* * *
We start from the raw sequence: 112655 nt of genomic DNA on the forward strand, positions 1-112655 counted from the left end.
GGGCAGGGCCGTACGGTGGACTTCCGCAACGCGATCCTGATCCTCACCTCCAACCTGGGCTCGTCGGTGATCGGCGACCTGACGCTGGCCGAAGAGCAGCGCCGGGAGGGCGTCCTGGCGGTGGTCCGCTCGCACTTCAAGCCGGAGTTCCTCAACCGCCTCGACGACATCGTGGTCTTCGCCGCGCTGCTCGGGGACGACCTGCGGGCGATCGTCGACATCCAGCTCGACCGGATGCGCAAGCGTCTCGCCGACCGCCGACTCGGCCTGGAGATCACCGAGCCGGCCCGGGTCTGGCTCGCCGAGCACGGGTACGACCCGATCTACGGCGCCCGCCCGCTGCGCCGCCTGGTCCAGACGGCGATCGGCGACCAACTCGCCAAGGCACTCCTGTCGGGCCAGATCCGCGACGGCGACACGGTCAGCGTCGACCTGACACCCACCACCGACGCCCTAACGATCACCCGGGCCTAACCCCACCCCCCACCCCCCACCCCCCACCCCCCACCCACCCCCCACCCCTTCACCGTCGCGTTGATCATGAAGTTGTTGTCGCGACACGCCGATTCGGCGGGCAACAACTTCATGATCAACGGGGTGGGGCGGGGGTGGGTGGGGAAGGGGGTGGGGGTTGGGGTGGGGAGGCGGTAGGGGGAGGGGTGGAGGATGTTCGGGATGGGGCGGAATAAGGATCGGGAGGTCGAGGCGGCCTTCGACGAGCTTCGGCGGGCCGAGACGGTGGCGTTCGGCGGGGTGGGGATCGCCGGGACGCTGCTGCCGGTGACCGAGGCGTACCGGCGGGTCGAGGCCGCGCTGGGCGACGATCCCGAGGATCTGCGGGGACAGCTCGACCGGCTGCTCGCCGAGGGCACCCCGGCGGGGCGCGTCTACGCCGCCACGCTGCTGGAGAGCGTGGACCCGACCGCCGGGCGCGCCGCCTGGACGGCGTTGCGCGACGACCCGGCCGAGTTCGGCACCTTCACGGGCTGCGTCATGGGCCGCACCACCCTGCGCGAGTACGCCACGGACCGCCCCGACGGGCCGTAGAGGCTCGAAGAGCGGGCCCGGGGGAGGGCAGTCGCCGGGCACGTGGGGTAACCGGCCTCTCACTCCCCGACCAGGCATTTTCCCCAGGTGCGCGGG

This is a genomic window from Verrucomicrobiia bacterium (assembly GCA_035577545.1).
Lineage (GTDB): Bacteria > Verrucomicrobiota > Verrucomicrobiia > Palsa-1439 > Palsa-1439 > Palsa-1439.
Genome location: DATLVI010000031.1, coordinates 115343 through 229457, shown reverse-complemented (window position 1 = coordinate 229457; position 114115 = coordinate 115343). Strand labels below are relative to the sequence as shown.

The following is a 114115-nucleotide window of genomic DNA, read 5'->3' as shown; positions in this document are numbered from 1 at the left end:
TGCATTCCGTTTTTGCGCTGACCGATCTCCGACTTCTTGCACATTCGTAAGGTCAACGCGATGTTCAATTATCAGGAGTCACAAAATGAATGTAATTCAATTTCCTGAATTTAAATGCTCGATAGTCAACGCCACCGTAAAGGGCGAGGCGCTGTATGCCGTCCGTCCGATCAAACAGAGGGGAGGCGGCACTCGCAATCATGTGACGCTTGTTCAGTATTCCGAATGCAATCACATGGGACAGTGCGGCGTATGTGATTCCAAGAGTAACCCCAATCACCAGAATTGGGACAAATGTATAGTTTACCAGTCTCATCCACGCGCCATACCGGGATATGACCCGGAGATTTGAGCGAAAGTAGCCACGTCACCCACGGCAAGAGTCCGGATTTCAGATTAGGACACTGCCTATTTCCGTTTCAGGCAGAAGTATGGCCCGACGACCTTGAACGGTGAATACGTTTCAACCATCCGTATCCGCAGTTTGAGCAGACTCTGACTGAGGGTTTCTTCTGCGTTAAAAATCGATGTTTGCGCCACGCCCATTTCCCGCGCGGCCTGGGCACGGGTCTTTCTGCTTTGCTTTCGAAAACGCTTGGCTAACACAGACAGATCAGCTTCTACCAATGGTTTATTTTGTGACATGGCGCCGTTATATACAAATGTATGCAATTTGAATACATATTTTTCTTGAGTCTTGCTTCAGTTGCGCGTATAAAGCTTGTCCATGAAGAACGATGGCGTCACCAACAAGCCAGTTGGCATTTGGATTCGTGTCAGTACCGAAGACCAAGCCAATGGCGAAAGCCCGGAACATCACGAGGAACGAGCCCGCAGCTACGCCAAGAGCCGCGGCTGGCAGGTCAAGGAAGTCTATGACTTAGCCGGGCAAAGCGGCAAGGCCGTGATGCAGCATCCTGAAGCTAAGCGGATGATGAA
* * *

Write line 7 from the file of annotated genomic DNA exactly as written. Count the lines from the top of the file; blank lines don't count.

TGCATTCCGTTTTTGCGCTGACCGATCTCCGACTTCTTGCACATTCGTAAGGTCAACGCGATGTTCAATTATCAGGAGTCACAAAATGAATGTAATTCAATTTCCTGAATTTAAATGCTCGATAGTCAACGCCACCGTAAAGGGCGAGGCGCTGTATGCCGTCCGTCCGATCAAACAGAGGGGAGGCGGCACTCGCAATCATGTGACGCTTGTTCAGTATTCCGAATGCAATCACATGGGACAGTGCGGCGTATGTGATTCCAAGAGTAACCCCAATCACCAGAATTGGGACAAATGTATAGTTTACCAGTCTCATCCACGCGCCATACCGGGATATGACCCGGAGATTTGAGCGAAAGTAGCCACGTCACCCACGGCAAGAGTCCGGATTTCAGATTAGGACACTGCCTATTTCCGTTTCAGGCAGAAGTATGGCCCGACGACCTTGAACGGTGAATACGTTTCAACCATCCGTATCCGCAGTTTGAGCAGACTCTGACTGAGGGTTTCTTCTGCGTTAAAAATCGATGTTTGCGCCACGCCCATTTCCCGCGCGGCCTGGGCACGGGTCTTTCTGCTTTGCTTTCGAAAACGCTTGGCTAACACAGACAGATCAGCTTCTACCAATGGTTTATTTTGTGACATGGCGCCGTTATATACAAATGTATGCAATTTGAATACATATTTTTCTTGAGTCTTGCTTCAGTTGCGCGTATAAAGCTTGTCCATGAAGAACGATGGCGTCACCAACAAGCCAGTTGGCATTTGGATTCGTGTCAGTACCGAAGACCAAGCCAATGGCGAAAGCCCGGAACATCACGAGGAACGAGCCCGCAGCTACGCCAAGAGCCGCGGCTGGCAGGTCAAGGAAGTCTATGACTTAGCCGGGCAAAGCGGCAAGGCCGTGATGCAGCATCCTGAAGCTAAGCGGATGATGAA